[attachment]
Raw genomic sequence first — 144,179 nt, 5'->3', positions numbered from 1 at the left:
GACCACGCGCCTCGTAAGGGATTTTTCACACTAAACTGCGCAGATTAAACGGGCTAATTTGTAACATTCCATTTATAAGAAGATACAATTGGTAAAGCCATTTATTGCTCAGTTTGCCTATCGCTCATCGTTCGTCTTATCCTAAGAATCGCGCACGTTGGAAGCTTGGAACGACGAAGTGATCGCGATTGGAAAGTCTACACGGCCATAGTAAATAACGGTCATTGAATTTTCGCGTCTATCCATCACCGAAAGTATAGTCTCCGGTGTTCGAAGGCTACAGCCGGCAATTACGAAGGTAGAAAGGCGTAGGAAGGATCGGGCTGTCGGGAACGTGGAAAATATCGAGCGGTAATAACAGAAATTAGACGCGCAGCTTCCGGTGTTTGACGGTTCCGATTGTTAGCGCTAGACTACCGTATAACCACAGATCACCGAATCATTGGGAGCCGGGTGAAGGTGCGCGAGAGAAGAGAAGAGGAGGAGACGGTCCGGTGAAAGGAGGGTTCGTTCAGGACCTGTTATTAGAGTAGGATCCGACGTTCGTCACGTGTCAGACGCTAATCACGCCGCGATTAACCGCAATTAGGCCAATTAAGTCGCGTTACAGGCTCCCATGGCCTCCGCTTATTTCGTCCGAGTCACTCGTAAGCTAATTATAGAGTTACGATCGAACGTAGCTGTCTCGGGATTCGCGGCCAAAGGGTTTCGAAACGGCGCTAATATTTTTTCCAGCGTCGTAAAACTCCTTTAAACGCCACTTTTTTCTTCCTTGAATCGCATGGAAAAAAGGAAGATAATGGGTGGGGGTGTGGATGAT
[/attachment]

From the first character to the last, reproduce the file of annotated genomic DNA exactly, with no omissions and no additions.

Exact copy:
Raw genomic sequence first — 144,179 nt, 5'->3', positions numbered from 1 at the left:
GACCACGCGCCTCGTAAGGGATTTTTCACACTAAACTGCGCAGATTAAACGGGCTAATTTGTAACATTCCATTTATAAGAAGATACAATTGGTAAAGCCATTTATTGCTCAGTTTGCCTATCGCTCATCGTTCGTCTTATCCTAAGAATCGCGCACGTTGGAAGCTTGGAACGACGAAGTGATCGCGATTGGAAAGTCTACACGGCCATAGTAAATAACGGTCATTGAATTTTCGCGTCTATCCATCACCGAAAGTATAGTCTCCGGTGTTCGAAGGCTACAGCCGGCAATTACGAAGGTAGAAAGGCGTAGGAAGGATCGGGCTGTCGGGAACGTGGAAAATATCGAGCGGTAATAACAGAAATTAGACGCGCAGCTTCCGGTGTTTGACGGTTCCGATTGTTAGCGCTAGACTACCGTATAACCACAGATCACCGAATCATTGGGAGCCGGGTGAAGGTGCGCGAGAGAAGAGAAGAGGAGGAGACGGTCCGGTGAAAGGAGGGTTCGTTCAGGACCTGTTATTAGAGTAGGATCCGACGTTCGTCACGTGTCAGACGCTAATCACGCCGCGATTAACCGCAATTAGGCCAATTAAGTCGCGTTACAGGCTCCCATGGCCTCCGCTTATTTCGTCCGAGTCACTCGTAAGCTAATTATAGAGTTACGATCGAACGTAGCTGTCTCGGGATTCGCGGCCAAAGGGTTTCGAAACGGCGCTAATATTTTTTCCAGCGTCGTAAAACTCCTTTAAACGCCACTTTTTTCTTCCTTGAATCGCATGGAAAAAAGGAAGATAATGGGTGGGGGTGTGGATGAT